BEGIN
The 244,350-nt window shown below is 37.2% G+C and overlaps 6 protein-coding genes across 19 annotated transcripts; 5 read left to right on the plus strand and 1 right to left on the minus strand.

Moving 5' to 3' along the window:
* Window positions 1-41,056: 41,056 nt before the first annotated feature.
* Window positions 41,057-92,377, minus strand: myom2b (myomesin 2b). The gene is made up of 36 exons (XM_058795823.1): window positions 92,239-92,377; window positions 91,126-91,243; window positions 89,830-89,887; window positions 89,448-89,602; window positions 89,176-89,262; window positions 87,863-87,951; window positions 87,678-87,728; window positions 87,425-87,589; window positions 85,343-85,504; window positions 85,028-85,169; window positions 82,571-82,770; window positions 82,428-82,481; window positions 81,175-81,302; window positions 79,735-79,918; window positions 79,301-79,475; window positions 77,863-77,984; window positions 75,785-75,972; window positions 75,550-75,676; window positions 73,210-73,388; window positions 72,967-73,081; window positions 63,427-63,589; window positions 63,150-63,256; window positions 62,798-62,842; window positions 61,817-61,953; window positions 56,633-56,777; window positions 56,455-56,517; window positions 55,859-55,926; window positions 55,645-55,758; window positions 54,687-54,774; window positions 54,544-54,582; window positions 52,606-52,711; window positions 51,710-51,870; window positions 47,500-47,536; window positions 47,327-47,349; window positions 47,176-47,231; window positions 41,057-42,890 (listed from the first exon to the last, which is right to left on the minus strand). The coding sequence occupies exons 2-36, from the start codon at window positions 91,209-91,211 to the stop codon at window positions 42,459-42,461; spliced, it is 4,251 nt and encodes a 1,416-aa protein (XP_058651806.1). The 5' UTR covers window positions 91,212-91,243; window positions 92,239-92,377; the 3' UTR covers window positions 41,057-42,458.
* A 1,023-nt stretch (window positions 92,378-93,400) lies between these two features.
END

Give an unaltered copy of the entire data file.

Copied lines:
The 244,350-nt window shown below is 37.2% G+C and overlaps 6 protein-coding genes across 19 annotated transcripts; 5 read left to right on the plus strand and 1 right to left on the minus strand.

Moving 5' to 3' along the window:
* Window positions 1-41,056: 41,056 nt before the first annotated feature.
* Window positions 41,057-92,377, minus strand: myom2b (myomesin 2b). The gene is made up of 36 exons (XM_058795823.1): window positions 92,239-92,377; window positions 91,126-91,243; window positions 89,830-89,887; window positions 89,448-89,602; window positions 89,176-89,262; window positions 87,863-87,951; window positions 87,678-87,728; window positions 87,425-87,589; window positions 85,343-85,504; window positions 85,028-85,169; window positions 82,571-82,770; window positions 82,428-82,481; window positions 81,175-81,302; window positions 79,735-79,918; window positions 79,301-79,475; window positions 77,863-77,984; window positions 75,785-75,972; window positions 75,550-75,676; window positions 73,210-73,388; window positions 72,967-73,081; window positions 63,427-63,589; window positions 63,150-63,256; window positions 62,798-62,842; window positions 61,817-61,953; window positions 56,633-56,777; window positions 56,455-56,517; window positions 55,859-55,926; window positions 55,645-55,758; window positions 54,687-54,774; window positions 54,544-54,582; window positions 52,606-52,711; window positions 51,710-51,870; window positions 47,500-47,536; window positions 47,327-47,349; window positions 47,176-47,231; window positions 41,057-42,890 (listed from the first exon to the last, which is right to left on the minus strand). The coding sequence occupies exons 2-36, from the start codon at window positions 91,209-91,211 to the stop codon at window positions 42,459-42,461; spliced, it is 4,251 nt and encodes a 1,416-aa protein (XP_058651806.1). The 5' UTR covers window positions 91,212-91,243; window positions 92,239-92,377; the 3' UTR covers window positions 41,057-42,458.
* A 1,023-nt stretch (window positions 92,378-93,400) lies between these two features.